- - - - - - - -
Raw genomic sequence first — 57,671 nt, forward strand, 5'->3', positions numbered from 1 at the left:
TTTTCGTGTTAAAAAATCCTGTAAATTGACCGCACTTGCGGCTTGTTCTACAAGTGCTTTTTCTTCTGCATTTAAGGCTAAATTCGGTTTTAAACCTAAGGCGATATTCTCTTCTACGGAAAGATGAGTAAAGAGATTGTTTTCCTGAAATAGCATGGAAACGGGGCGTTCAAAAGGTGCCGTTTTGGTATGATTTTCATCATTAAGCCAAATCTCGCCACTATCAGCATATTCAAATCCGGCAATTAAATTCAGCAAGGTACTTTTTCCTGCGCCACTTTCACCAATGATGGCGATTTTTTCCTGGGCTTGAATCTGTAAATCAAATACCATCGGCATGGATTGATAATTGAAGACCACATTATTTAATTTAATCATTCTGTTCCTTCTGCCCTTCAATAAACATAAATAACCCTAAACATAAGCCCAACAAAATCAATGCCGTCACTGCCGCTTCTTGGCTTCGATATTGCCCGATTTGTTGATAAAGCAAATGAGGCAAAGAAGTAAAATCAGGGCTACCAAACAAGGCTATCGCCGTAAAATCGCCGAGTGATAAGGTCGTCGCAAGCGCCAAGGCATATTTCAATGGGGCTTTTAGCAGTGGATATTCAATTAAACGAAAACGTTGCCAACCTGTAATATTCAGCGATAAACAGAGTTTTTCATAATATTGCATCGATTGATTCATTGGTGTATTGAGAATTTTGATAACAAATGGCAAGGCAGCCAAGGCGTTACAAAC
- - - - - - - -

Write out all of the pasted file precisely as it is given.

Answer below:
Raw genomic sequence first — 57,671 nt, forward strand, 5'->3', positions numbered from 1 at the left:
TTTTCGTGTTAAAAAATCCTGTAAATTGACCGCACTTGCGGCTTGTTCTACAAGTGCTTTTTCTTCTGCATTTAAGGCTAAATTCGGTTTTAAACCTAAGGCGATATTCTCTTCTACGGAAAGATGAGTAAAGAGATTGTTTTCCTGAAATAGCATGGAAACGGGGCGTTCAAAAGGTGCCGTTTTGGTATGATTTTCATCATTAAGCCAAATCTCGCCACTATCAGCATATTCAAATCCGGCAATTAAATTCAGCAAGGTACTTTTTCCTGCGCCACTTTCACCAATGATGGCGATTTTTTCCTGGGCTTGAATCTGTAAATCAAATACCATCGGCATGGATTGATAATTGAAGACCACATTATTTAATTTAATCATTCTGTTCCTTCTGCCCTTCAATAAACATAAATAACCCTAAACATAAGCCCAACAAAATCAATGCCGTCACTGCCGCTTCTTGGCTTCGATATTGCCCGATTTGTTGATAAAGCAAATGAGGCAAAGAAGTAAAATCAGGGCTACCAAACAAGGCTATCGCCGTAAAATCGCCGAGTGATAAGGTCGTCGCAAGCGCCAAGGCATATTTCAATGGGGCTTTTAGCAGTGGATATTCAATTAAACGAAAACGTTGCCAACCTGTAATATTCAGCGATAAACAGAGTTTTTCATAATATTGCATCGATTGATTCATTGGTGTATTGAGAATTTTGATAACAAATGGCAAGGCAGCCAAGGCGTTACAAAC